Consider sacrificing a portion of your bonus for an employer pension contribution
Employees who receive a bonus from their employer may want to consider sacrificing a portion of that bonus in exchange for an employer pension contribution. By doing this, they can increase their pension savings and potentially reduce their tax bill. Before making any decisions, it’s a good idea to speak to a financial adviser and consider your individual circumstances.
Paying Missed National Insurance Contributions
If you’ve missed paying National Insurance (NI) contributions in the past, it could be worth considering making up those missed payments before the end of the tax year. This can help to protect your entitlement to the state pension, which is based on the number of years that you have paid NI contributions. You can check your NI record and make voluntary contributions using the government’s online service. It’s worth noting that there are different classes of NI contributions, so it’s important to check which class you need to pay and whether it’s worth doing so based on your individual circumstances.
Boost Retirement Savings: Take Business Profits as Pension Contributions
Company directors who are looking to maximise their pension savings may consider taking their profits as pension contributions, (before the end of the company’s financial year rather than the tax year). By doing so, the company contribution may be allowable for deduction as a legitimate business expense, and potentially reduce them subject to corporation tax.
For the Sole Traders and Partners, they get tax relief using the relief at source system on the pension contributions they make for themselves.
This strategy may be particularly useful for those who are looking to retire in the near future, as it allows them to make significant contributions to their pension pot in a tax-efficient way. However, it’s important to consider the impact of this strategy on the cash flow and liquidity of the business. Business owners should also seek advice from a financial professional to ensure that this strategy is appropriate for their individual circumstances.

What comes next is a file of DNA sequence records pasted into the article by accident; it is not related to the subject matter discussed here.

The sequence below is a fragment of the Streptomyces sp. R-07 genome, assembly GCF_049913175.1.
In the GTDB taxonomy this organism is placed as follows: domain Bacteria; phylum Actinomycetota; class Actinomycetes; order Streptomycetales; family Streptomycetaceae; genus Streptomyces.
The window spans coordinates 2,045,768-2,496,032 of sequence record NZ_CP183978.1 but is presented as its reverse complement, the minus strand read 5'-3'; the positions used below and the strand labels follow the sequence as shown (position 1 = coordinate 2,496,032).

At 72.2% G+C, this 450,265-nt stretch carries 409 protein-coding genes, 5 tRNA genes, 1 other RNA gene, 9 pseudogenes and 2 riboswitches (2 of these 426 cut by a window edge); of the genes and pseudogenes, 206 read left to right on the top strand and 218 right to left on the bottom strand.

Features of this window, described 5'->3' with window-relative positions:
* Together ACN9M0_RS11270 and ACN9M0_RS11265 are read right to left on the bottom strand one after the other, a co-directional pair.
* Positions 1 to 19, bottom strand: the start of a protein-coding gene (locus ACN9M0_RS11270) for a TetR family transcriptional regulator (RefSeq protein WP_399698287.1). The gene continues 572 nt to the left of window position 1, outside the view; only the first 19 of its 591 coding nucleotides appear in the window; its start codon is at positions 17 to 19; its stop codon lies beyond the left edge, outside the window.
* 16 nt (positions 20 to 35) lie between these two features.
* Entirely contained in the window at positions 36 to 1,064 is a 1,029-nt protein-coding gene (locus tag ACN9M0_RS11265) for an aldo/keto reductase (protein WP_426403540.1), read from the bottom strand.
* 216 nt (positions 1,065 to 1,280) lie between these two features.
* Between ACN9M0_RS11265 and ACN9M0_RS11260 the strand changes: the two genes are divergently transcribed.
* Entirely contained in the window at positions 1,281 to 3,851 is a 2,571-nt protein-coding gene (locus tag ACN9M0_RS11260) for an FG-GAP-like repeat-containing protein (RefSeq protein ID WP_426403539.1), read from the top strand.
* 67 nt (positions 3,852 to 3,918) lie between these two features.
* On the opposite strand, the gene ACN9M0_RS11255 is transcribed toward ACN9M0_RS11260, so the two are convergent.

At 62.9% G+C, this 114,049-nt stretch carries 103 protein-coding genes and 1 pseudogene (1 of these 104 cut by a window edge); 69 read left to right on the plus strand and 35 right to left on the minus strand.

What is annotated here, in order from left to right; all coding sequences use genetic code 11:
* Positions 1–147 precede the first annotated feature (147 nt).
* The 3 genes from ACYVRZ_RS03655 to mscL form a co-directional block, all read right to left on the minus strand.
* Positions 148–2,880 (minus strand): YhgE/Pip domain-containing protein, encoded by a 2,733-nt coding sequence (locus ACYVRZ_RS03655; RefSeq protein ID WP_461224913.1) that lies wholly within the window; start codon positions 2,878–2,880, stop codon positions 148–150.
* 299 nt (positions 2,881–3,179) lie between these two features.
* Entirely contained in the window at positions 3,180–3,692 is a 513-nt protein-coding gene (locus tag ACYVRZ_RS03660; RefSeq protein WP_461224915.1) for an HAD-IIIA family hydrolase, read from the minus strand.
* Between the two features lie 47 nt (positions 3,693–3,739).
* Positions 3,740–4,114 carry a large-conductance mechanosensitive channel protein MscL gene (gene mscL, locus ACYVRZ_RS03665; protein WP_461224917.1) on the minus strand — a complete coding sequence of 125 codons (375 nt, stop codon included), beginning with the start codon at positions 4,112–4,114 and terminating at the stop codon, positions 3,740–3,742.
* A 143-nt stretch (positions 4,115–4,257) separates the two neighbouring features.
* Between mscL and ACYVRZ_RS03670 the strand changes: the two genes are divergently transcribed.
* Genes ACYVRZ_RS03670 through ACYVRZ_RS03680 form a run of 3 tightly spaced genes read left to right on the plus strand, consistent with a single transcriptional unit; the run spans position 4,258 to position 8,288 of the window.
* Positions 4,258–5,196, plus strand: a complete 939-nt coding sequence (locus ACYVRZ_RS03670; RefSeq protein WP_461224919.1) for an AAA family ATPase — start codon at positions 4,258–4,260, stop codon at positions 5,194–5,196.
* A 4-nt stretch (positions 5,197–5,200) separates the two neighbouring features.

Investments: Utilise CGT Annual Allowances to Take Profits
One approach to end-of-year tax planning is to consider taking profits on your investments to make use of your Capital Gains Tax (CGT) annual allowance. As of the 2022/23 tax year, the annual CGT allowance is £12,300, meaning that you can make gains up to this amount without paying any CGT. This allowance will reduce by over 50% to £6,000 next tax year. By taking profits up to the annual allowance, you can effectively reset the cost basis of your investments and potentially reduce future tax liabilities. It’s important to note that CGT rates can vary depending on your income tax bracket, and that tax rules are subject to change.
In conclusion, taking the time to review your finances and consider your tax planning options before the end of the tax year can be a wise move. By making use of various allowances, contributions, and investments, you can help to ensure that you’re making the most of your money and potentially reducing your tax bill.
However, it’s important to consider your individual circumstances and seek professional advice where necessary. With the tax year end approaching, now is the time to act and make any necessary adjustments to your financial plan.
By doing so, you can start the new tax year on the right foot and work towards achieving your financial goals!